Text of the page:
It’s almost October, which means its almost time to hand in all my practice assessment documents and my final essay. Woop, woop!
Towards the end of the summer (which seems to have returned all of a sudden), Laura and I were chatting on twitter about doing a detox in October. It seemed like a good excuse to ease back on the sugar and break some unhealthy food habits. Immediately a load of ideas sprung to mind. I’ve done a cleanse before with Gena, which was really great and highlighted a number of issues to me as well as resetting my subconscious food routines. Since Laura and I were chatting, the detox (hate that word so I’m just going to use cleanse), has been on my mind. And, instead of doing a food-based cleanse in October, I’m going to do a thoughts/mind-based cleanse. Why?
I don’t know about you guys, but so I often I find myself trying to have a perfect diet, trying to fill my days with foods that are on my ultimate health list. Know what I mean? Sometimes I’m pursuing the perfect diet for my IBS, sometimes I’m pursuing the perfect diet for my mind (the one that causes the least guilt and stress), and sometimes I’m pursuing other peoples ideas of the perfect diet (e.g. all-natural, sugar-free etc). This is rarely a conscious pursuit but it’s been highlighted to me over the last week or so.
When I’m giving healthy living and healthy eating advice to friends and family, I recommend them making realistic and sometimes only small, incremental changes to their diet or lifestyle one at time, and always with an attitude of kindness and forgiveness towards themselves. Yet, I never do this to myself. There have been days when I’ve woken up and said to myself, “right, today I am going to eat only the healthiest of foods with no junk whatsoever” only to end my day having failed and feeling disappointed with myself. This sets up an awful cyle which just leaves me feeling drained, and slowly chips away at my self-esteem.
And, y’know what. I don’t think there is such a thing as The Perfect Diet, per se (there may be a personally ideal diet). The same for the perfect exercise regime, the perfect healthy lifestyle. So why do we pursue these things? Nutritional Science is still very much in its infancy and there’s a lot we have yet to learn about food and how it interacts with body and mind and effects health. I’m not saying there isn’t value to this. For example, what we’ve learnt about saturated fats has been undeniable dynamic in the prevention and management of heart disease. What I’m trying to get at, in a long-winded way, is that we should evaluate the standards we put on ourselves, in all areas of life including diet. Are they fair and reasonable? Do they come from a place of self-love and self-confidence or from a place of insecurity and placing one’s esteem in things we feel able to control and to manipulate our bodies in a way that we see fit. All of which may be regardless of the necessity and realism of these pursuits.
Therefore, for October, be it for a week in October or for the whole month, I’m going to be Practising Kindness. This will involve letting go of perfectionist ideals, being mindful, and being kind to myself. For some of you, this may include cleansing your diet as well (this was helpful for me when I did Gena’s cleanse). The lovely Laura is hosting a cleanse in October so her’s may be one to follow in conjunction with practising kindness.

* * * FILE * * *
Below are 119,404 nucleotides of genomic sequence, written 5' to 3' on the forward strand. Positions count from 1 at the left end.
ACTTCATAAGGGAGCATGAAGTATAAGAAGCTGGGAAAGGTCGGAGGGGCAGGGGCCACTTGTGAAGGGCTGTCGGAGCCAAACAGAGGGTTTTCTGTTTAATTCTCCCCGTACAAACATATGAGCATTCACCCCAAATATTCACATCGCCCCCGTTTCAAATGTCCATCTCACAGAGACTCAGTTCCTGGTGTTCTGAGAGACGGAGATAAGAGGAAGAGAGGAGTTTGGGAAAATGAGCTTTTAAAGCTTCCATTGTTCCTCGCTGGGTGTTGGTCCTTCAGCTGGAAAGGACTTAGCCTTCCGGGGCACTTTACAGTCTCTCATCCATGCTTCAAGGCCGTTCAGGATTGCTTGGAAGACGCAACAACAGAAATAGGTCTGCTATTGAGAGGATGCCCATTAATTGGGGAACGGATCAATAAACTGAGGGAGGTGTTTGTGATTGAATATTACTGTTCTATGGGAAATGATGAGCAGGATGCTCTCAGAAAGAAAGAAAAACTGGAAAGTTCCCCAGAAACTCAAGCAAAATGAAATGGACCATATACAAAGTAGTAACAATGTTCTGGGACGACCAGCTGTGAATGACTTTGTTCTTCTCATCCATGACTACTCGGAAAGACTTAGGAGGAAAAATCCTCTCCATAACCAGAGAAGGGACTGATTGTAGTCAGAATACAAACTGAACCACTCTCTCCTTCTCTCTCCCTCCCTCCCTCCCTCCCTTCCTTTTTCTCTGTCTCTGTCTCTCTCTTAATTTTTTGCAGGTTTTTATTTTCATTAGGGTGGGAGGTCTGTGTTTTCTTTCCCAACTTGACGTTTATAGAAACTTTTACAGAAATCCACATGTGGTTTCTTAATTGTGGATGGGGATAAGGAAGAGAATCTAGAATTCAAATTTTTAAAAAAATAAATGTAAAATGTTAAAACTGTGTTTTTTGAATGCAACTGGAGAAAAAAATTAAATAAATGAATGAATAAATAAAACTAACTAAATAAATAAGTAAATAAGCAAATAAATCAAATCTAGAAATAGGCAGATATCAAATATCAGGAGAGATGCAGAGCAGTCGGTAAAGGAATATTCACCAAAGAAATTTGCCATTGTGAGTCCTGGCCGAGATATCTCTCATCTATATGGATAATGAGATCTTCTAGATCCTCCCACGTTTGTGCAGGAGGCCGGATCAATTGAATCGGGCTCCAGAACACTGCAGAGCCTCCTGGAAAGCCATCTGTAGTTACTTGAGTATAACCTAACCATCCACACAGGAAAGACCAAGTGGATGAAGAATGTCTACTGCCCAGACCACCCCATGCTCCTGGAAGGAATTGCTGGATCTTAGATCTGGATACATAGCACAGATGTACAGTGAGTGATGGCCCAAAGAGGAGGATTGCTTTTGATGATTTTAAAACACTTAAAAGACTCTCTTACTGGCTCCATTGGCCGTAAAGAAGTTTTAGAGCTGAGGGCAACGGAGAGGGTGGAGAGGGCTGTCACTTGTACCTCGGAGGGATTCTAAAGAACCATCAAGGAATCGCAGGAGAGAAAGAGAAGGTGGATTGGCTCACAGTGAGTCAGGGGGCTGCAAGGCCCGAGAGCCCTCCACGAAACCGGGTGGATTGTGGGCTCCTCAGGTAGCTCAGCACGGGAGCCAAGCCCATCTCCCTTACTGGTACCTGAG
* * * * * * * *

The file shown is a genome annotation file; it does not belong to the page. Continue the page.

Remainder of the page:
The main principle behind this cleanse is to practice kindness towards yourself primarily every day. Practically, this could mean journalling/writing daily reflections, doing something you enjoy without any pressure of expection (such as reading that book you’ve been desperate to pick up for ages), practising yoga, meditation, reading inspirational quotes, practising Operational Beautiful. This may also mean easing up on your dietary expectations and instead trying to eat intuitively, and with love.
Throughout October, the focus of my blog will be less on food and more on Practising Kindness. I’ll obvo still feature food because it is my love and passion. Thus the cleanse for me will mean that instead of trying to control food, and use it as an emotional/psychological crutch, I am going to embrace my love of it and stop putting restrictions on myself. However, this will also mean cutting back on the sugary stuff because it leaves me feeling jittery.
So, who fancies Practising Kindess with me for the month October? The hope is that this self-kindness will become more routine and part of our daily living beyond October. For you fellow bloggers, this could mean posting about how you are going to practically love yourself more, or posting stories that inspire you, or anything else you think comes under the remit of Practising Kindness. Maybe you had an awesome yoga session or walk in the countryside where you had a few realisations that helped you in some way.
I’ll also be featuring guest posts so if you’d like to write a guest post about what practising kindess means to you then I’d love to hear from you. Email me at firstname.lastname@example.org or leave a comment.
Hope all that makes sense!
Right, onto foodie stuff. Things have been stupidly busy and I’ve only just managed to find my camera. On finding it, the only pictures I’ve remembered to take are completely random…
Even though this isn’t food from one day, it’s a pretty good example of what I may eat in one day (minus the copious amounts of chocolate that I regularly consume!).
What do you think about Practising Kindness in October? Any suggestions? What will you be doing/do you do to practice kindness towards yourself?